Water department denies any wrongdoing in Gift of the Givers dispute

Makana needs to answer to how R22m for drought relief was spent

Image: Reuters

Gift of the Givers announced it was withdrawing its aid from the drought-stricken Makana  on Thursday following a dispute over R15m the non-government organisation says it is owed for drought-relief efforts.

The dispute surfaced on social media on Wednesday when Gift of the Givers founder Dr Imtiaz Sooliman said they were at loggerheads with the department of water and sanitation (DWS).

DWS has since lashed out, stating the dispute is not with them as they had paid R22m to the Makana Municipality for drought-relief efforts.

Gift of the Givers is currently R15m out of pocket amid claims that the DWS has failed to honour an agreement the NGO made with the municipality.

Sooliman said his trucks and officials would withdraw from the district by 10am on Thursday.

“I want to stress that this is not in the [Makana] municipality’s hands, it is with the DWS. This message has already reached the office of the president and a person from their office has called me. There is a department of special projects at the presidency who has been tasked to look into this and how this happened,” he said.

Sooliman said that earlier this week, DWS declined to pay them for their efforts amid claims that only Makhanda (formerly Grahamstown) companies could be paid for drought intervention.

Sooliman said a consultancy would be paid R1.2m for work related to boreholes, another company R7m for boreholes and a third company R1.9m for electrical work to connect the boreholes.

“I have no problem with local businesses getting work, but I have an issue with people getting paid for work they did not do,” he said during a phone interview.

“This is R10m of taxpayers' money handed out freely by the government to people as remuneration for work that Gift of the Givers did. Our hearts are with the people, the elderly, the women and children and everyone who waited so patiently for water but as a matter of principle, we cannot continue.”

DWS spokesperson Sputnik Ratau, however, said the matter was  between the municipality and the Gift of the Givers – not them.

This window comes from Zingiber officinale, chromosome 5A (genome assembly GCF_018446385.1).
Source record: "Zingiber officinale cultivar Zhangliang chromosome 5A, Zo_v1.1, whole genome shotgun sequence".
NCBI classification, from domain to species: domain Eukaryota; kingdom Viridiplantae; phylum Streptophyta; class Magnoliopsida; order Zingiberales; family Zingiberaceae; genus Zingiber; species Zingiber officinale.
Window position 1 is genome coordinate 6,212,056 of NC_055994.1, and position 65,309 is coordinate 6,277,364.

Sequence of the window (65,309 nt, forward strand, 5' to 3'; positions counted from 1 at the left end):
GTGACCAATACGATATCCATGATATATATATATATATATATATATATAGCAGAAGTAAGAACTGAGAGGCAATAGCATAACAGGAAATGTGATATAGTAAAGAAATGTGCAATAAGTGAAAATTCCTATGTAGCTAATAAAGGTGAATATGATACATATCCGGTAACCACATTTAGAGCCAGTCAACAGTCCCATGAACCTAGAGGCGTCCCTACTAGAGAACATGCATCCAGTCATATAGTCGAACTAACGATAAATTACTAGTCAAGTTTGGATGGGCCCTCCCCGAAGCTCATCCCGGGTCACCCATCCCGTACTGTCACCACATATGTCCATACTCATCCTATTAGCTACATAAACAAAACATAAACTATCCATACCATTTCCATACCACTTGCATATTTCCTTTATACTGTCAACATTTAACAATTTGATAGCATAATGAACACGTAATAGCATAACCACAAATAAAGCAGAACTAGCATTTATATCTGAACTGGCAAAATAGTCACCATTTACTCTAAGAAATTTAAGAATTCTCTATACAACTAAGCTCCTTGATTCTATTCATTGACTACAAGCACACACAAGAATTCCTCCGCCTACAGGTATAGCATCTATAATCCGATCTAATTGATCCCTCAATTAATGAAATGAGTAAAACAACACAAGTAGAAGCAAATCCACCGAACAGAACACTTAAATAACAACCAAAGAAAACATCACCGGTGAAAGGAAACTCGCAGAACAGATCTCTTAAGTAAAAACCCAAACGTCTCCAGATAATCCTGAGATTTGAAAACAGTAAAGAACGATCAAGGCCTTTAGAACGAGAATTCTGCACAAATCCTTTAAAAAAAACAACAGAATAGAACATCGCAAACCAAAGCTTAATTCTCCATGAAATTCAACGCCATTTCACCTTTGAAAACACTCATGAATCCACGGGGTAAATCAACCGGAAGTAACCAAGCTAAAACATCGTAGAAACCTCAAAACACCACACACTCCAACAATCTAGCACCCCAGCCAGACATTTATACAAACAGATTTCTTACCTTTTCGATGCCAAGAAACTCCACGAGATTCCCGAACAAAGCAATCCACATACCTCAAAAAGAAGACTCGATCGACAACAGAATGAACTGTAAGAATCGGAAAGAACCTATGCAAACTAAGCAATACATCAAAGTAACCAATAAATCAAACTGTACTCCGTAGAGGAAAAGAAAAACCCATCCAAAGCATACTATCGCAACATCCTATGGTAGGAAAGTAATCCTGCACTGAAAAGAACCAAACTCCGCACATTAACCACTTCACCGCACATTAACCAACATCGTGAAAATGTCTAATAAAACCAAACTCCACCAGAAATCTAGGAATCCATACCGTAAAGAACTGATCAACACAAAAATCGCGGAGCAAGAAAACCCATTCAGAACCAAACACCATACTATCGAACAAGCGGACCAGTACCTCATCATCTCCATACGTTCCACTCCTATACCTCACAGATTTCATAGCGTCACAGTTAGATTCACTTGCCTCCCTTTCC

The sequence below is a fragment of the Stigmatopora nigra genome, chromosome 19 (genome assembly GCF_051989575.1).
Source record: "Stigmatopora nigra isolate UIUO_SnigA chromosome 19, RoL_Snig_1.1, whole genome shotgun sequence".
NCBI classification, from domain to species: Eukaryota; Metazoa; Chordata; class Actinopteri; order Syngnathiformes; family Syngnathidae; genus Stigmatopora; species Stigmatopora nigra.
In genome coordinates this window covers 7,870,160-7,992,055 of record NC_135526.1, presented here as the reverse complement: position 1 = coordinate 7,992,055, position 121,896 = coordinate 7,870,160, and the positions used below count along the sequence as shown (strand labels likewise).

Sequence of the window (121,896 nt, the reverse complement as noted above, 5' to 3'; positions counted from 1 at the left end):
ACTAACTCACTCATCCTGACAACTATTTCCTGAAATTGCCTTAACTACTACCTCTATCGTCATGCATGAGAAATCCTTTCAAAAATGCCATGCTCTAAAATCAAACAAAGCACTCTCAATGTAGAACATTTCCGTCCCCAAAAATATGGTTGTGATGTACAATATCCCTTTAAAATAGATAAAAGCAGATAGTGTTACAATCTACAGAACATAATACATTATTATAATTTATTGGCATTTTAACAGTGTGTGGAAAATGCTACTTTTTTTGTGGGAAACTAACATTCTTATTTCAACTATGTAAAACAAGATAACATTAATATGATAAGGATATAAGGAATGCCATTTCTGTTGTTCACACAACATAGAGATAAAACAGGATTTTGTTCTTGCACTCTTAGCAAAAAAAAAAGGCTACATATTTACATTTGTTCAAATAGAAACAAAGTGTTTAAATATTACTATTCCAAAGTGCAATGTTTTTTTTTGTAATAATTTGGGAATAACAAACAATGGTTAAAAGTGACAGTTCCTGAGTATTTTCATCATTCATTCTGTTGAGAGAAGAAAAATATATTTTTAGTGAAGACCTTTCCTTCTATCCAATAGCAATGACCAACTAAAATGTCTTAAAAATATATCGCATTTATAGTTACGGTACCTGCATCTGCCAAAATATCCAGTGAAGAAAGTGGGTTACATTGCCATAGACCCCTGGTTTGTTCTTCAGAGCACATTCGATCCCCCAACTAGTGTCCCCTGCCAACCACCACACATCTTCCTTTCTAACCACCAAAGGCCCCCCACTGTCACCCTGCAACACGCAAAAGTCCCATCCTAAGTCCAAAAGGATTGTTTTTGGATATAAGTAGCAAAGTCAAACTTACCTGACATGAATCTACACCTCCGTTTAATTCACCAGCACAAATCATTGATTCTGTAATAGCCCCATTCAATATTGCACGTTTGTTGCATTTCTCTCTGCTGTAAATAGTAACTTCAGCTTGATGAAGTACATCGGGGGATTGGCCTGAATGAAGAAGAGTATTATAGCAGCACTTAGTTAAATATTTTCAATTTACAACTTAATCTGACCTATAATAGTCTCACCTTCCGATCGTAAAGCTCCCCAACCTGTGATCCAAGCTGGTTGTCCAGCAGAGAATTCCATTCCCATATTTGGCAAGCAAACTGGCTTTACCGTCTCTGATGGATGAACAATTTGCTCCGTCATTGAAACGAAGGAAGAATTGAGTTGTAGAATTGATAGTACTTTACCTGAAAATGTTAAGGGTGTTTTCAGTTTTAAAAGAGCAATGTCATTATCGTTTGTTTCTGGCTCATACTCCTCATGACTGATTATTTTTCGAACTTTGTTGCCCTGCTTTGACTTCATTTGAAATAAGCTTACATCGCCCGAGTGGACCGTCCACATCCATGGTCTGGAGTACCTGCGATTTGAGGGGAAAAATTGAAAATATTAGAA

“We have given the [Makana] municipality R22m for drought relief – the funds have been transferred. It is not our mandate and we cannot dictate to them how they must use the money ... this is their own supply chain management process,” he said.

“We cannot dictate to them how they use this money and which suppliers they contract and so on. As long as it is for drought relief and follows the correct procedures and supply chain management processes, it is a municipal issue.”

Ratau said the department did not have an agreement with Gift of the Givers.

Makana Municipality officials could not comment immediately, but said a statement clarifying all the issues would be sent out later on Thursday.

On Wednesday, Sooliman released news about the withdrawal causing a stir on social media.

Sooliman said the move to not fund the organisation, took place despite several meetings with the DWS, totaling more than 50 hours.

Sooliman explained that on February 9, the municipality requested assistance with the water supply in the area.

“Gift of the Givers intervened on February 12 and explained to the municipality the extent of the problem was far greater than anyone envisaged. We advised the municipality that the cost to solve the problem would be in the region of R23m and that would require government funding,” he said in a statement.

Sooliman said due to the Makana area being declared a disaster area, it would receive emergency funding and, once the money was paid, Gift of the Givers would be reimbursed.

“They were honest, we're not sure how much they would receive and when they would receive it. We said it's fine, their word was good enough for us. We were told that at a council meeting in March it was an unanimous decision that Gift of the Givers will be funded the moment the funds arrive,” he said.

As part of the contract, Sooliman said, 15 boreholes had been drilled and the water tested, as well as special filtration systems purchased and bottled water delivered.

“In all this time, we had not received a single cent from any government institution. The costs are rising daily," he said. 

 

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